Screen sirens and rock rebels: Terry O’Neill exhibition ~ Proud Chelsea (until Jan 22)
Golden morning: Terry O’Neill’s portrait of the newly crowned Queen of Hollywood, Faye Dunaway – at her home the morning after she won the Best Actress Oscar (shown) in 1977
To a retro enthusiast like myself, the free-admission photo exhibitions seemingly forever held at the two Proud galleries of London’s Camden and Chelsea – a recent one featuring rare images of The Beatles and a future one promising portraits of rock’s infamous ’27 Club’ – would be something of a must, you’d think. But, truth be told (and I’m not quite sure why), the latest one at Proud Chelsea focusing on the work of tog titan Terry O’Neill is the first I’ve had the pleasure to visit.
Terry O’Neill is, of course, a portrait photography legend. Like his working class contemporaries David Bailey, Brain Duffy and Terence Donovan, he broke through in the heady atmosphere of mid-’60s Swinging London, where he immediately came to prominence capturing the likes of The Fabs and The Rolling Stones in still-form, enjoying the sort of access to these fast-becoming icons the like of which their adulating fans could only dream. He had a brilliant eye for catching them not just in candid moments, but also for intuitively snapping them in unique, eye-catching and imaginative scenarios.
The clash of the old and the new: The Rolling Stones on the move in 1964 – leaders of a dynamic, new age passing an anachronistic, Victorian-esque vegetable cart in London’s West End
It was this talent he would go on to nurture and develop when he broadened his scope to other movers and shakers of the scene including model du jour Jean Shrimpton, her then boyfriend Terence Stamp and his one-time flatmate Michael Caine and, later still, when Hollywood came calling and he became a go-to-man for shooting the likes of Brigitte Bardot, Raquel Welch and Audrey Hepburn, all of whom became favourite subjects of his.
Despite its relatively slight exhibition space (just two high street shop-sized upstairs and downstairs rooms), the gallery crams in the canvasses on its walls. Upstairs focuses on the screen sirens; downstairs on the rock rebels. Highlights of the Hollywood crowd include O’Neill’s famed close-up of Shrimpton and Stamp; Shrimpton again posing with dolls in a London ‘doll hospital’ (many of whose faces somewhat resemble hers and vice versa, it must be said); Audrey Hepburn cavorting in a swimming pool while filming Two For The Road (1967); and Raquel Welch inexplicably posing in a Chelsea FC strip on location for Hannie Caulder (1971).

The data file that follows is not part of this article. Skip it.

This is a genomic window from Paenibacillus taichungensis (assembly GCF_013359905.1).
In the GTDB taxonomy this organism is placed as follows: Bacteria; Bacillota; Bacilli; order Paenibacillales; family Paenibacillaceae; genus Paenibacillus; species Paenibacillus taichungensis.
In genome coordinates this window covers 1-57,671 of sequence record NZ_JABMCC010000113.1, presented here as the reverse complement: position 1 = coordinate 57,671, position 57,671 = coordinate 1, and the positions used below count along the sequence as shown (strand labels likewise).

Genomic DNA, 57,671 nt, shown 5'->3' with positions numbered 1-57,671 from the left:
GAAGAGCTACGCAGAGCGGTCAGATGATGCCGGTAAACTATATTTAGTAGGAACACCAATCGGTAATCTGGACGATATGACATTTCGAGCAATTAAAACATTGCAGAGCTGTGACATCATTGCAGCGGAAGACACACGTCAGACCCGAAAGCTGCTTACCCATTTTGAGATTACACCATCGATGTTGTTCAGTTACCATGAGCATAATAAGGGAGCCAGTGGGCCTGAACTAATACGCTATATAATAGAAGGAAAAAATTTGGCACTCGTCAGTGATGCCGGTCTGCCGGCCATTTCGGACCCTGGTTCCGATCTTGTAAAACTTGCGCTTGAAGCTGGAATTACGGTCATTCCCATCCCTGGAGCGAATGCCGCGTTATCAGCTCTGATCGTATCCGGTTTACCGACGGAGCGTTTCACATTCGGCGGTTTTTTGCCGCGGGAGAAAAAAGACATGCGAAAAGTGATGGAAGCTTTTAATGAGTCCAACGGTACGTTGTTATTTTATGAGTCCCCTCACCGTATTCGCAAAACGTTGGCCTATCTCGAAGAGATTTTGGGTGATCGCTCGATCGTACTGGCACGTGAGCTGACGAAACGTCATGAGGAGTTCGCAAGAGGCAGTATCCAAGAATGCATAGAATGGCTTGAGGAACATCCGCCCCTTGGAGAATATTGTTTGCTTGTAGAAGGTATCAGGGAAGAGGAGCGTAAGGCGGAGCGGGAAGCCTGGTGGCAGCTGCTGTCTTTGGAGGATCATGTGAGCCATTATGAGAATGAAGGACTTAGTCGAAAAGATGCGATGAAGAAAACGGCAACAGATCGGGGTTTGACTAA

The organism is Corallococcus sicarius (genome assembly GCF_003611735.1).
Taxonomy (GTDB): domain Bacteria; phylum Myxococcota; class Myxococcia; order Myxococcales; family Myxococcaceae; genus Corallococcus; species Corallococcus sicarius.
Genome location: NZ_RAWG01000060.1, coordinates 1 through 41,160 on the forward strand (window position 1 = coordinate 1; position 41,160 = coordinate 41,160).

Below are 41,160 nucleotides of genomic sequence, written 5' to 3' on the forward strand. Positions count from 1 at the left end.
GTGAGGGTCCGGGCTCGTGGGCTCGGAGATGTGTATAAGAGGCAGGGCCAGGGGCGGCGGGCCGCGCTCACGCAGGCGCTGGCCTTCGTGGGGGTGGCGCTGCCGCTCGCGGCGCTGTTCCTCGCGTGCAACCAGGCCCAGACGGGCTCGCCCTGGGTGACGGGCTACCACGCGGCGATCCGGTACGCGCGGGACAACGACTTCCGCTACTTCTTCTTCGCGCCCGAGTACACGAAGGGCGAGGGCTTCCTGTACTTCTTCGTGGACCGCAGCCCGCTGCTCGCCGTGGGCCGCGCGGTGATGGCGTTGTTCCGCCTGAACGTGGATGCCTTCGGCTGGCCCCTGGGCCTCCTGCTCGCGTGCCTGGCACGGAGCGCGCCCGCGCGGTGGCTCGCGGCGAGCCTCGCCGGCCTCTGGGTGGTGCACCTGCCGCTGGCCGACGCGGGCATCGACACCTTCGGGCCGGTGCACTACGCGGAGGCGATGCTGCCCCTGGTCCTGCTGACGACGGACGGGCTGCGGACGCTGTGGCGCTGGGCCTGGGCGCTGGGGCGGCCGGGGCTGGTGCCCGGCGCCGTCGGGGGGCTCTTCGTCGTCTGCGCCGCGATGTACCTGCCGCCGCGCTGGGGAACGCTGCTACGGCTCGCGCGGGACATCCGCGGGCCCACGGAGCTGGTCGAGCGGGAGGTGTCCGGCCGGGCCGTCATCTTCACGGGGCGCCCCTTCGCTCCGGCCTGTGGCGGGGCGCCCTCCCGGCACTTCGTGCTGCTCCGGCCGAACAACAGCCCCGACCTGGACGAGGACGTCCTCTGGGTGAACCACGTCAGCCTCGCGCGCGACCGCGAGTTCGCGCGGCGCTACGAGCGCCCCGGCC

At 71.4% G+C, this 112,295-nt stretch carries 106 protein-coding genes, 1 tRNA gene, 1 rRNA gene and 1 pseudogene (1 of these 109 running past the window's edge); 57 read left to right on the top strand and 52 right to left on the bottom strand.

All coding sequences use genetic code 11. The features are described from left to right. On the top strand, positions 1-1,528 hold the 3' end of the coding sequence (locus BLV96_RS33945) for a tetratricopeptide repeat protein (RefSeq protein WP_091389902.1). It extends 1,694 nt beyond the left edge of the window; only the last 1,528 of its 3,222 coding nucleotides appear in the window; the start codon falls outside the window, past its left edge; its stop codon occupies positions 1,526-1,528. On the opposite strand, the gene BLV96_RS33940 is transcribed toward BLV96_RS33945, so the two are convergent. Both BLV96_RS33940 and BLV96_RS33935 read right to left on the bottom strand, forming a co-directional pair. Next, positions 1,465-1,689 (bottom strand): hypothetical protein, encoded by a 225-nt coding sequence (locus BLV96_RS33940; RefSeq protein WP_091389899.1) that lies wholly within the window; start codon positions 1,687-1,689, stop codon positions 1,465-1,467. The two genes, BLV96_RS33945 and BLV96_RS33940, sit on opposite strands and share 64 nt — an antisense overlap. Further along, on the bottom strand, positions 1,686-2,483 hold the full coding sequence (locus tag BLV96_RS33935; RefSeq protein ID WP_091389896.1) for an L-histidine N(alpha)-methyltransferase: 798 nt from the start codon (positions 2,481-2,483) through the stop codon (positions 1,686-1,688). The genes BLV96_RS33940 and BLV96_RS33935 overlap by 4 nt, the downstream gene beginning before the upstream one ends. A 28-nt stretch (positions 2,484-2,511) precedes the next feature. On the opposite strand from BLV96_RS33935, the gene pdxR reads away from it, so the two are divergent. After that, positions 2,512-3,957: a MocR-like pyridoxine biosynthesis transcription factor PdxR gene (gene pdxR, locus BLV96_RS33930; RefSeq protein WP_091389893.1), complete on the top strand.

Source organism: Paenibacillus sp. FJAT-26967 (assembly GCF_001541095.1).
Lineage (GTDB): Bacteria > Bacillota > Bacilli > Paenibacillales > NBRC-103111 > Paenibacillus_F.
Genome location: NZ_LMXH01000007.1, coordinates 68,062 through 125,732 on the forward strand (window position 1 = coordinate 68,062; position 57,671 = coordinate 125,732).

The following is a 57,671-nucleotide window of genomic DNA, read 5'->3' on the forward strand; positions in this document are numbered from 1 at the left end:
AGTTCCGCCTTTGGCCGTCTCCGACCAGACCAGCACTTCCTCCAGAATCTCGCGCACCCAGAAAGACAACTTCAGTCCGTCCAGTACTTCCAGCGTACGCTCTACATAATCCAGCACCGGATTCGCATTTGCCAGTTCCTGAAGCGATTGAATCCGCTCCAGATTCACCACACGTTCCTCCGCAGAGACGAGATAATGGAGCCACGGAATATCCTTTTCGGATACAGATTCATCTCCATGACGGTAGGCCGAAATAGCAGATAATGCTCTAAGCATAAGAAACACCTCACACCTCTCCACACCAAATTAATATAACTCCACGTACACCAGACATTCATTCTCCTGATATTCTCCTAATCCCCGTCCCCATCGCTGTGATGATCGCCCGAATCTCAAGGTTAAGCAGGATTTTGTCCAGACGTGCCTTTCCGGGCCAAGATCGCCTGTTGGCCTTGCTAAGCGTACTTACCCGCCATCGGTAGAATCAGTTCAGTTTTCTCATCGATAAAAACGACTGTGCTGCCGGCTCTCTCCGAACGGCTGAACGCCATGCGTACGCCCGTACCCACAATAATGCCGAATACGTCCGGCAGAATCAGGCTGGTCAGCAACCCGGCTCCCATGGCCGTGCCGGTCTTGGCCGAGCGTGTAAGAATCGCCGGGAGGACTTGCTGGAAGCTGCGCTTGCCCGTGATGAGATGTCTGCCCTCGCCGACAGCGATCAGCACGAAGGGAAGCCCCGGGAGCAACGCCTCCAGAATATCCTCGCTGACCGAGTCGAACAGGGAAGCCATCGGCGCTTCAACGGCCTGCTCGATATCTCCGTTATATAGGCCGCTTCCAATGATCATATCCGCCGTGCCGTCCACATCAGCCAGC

Quelle Raquelle!: Raquel Welch made the filmmakers of One Million Years B.C. (1966) cross by getting up on one at O’Neill’s suggestion – to symbolise her ‘crucifixion’ by the media of the time as merely a body without acting chops; the film’s publicists passed on using the image
Downstairs you’ll find Led Zeppelin’s Jimmy Page caught on-stage in 1977 playing his guitar with a bow, as well as an early ’70s Keith Richards posed wonderfully – and not a little ironically – next to a Seattle Airport sign calling for travellers to be patient while customs do their job and search for drugs. And, as a bonus, there’s the work of other photographers too who were also witness to some of rock’s great and good, including a behind-the-scenes pic or two of the shoot of the Sgt. Pepper’s Lonely Hearts Club Band (1967) album cover.
So, if you’re not the sort who usually takes time out of your busy life to view the visual arts on someone/ somewhere else’s wall – but, of course, you’re a retro enthusiast like myself – I’d urge you to take half-an-hour out of your day to give this exhibition a try. It’s maybe the most fun and stimulating 30 minutes you’ll have in the company of the Fabs, The Stones and Raquel Welch without watching Bedazzled (1967) while simultaneously listening to Revolver (1966) and Exile On Main St. (1972) on shuffle.